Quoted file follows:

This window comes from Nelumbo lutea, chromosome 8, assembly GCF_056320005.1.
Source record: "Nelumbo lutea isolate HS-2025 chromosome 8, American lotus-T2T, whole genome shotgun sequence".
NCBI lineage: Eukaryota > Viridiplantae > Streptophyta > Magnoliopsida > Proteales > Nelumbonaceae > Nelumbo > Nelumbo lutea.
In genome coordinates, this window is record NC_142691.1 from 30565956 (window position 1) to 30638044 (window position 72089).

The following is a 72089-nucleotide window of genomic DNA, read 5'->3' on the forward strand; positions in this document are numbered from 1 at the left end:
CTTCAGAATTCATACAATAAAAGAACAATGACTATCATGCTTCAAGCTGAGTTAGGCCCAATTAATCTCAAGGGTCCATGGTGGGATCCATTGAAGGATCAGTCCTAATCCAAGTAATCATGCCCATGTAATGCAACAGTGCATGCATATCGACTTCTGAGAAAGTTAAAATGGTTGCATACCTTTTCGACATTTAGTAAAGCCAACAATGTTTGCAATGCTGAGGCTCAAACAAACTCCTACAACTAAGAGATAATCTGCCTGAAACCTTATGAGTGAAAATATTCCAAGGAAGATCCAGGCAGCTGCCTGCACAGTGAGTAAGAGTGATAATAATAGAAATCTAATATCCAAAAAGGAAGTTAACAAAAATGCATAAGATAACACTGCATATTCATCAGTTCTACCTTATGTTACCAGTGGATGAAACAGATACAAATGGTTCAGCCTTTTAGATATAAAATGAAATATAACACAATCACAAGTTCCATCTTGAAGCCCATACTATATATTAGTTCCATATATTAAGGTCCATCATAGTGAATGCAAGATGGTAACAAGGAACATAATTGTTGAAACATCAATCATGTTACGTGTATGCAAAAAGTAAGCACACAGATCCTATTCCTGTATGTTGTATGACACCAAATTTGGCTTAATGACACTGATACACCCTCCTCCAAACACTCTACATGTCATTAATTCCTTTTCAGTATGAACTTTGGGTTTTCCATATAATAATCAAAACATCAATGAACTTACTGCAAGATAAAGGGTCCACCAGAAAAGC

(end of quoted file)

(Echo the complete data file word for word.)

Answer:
This window comes from Nelumbo lutea, chromosome 8, assembly GCF_056320005.1.
Source record: "Nelumbo lutea isolate HS-2025 chromosome 8, American lotus-T2T, whole genome shotgun sequence".
NCBI lineage: Eukaryota > Viridiplantae > Streptophyta > Magnoliopsida > Proteales > Nelumbonaceae > Nelumbo > Nelumbo lutea.
In genome coordinates, this window is record NC_142691.1 from 30565956 (window position 1) to 30638044 (window position 72089).

The following is a 72089-nucleotide window of genomic DNA, read 5'->3' on the forward strand; positions in this document are numbered from 1 at the left end:
CTTCAGAATTCATACAATAAAAGAACAATGACTATCATGCTTCAAGCTGAGTTAGGCCCAATTAATCTCAAGGGTCCATGGTGGGATCCATTGAAGGATCAGTCCTAATCCAAGTAATCATGCCCATGTAATGCAACAGTGCATGCATATCGACTTCTGAGAAAGTTAAAATGGTTGCATACCTTTTCGACATTTAGTAAAGCCAACAATGTTTGCAATGCTGAGGCTCAAACAAACTCCTACAACTAAGAGATAATCTGCCTGAAACCTTATGAGTGAAAATATTCCAAGGAAGATCCAGGCAGCTGCCTGCACAGTGAGTAAGAGTGATAATAATAGAAATCTAATATCCAAAAAGGAAGTTAACAAAAATGCATAAGATAACACTGCATATTCATCAGTTCTACCTTATGTTACCAGTGGATGAAACAGATACAAATGGTTCAGCCTTTTAGATATAAAATGAAATATAACACAATCACAAGTTCCATCTTGAAGCCCATACTATATATTAGTTCCATATATTAAGGTCCATCATAGTGAATGCAAGATGGTAACAAGGAACATAATTGTTGAAACATCAATCATGTTACGTGTATGCAAAAAGTAAGCACACAGATCCTATTCCTGTATGTTGTATGACACCAAATTTGGCTTAATGACACTGATACACCCTCCTCCAAACACTCTACATGTCATTAATTCCTTTTCAGTATGAACTTTGGGTTTTCCATATAATAATCAAAACATCAATGAACTTACTGCAAGATAAAGGGTCCACCAGAAAAGC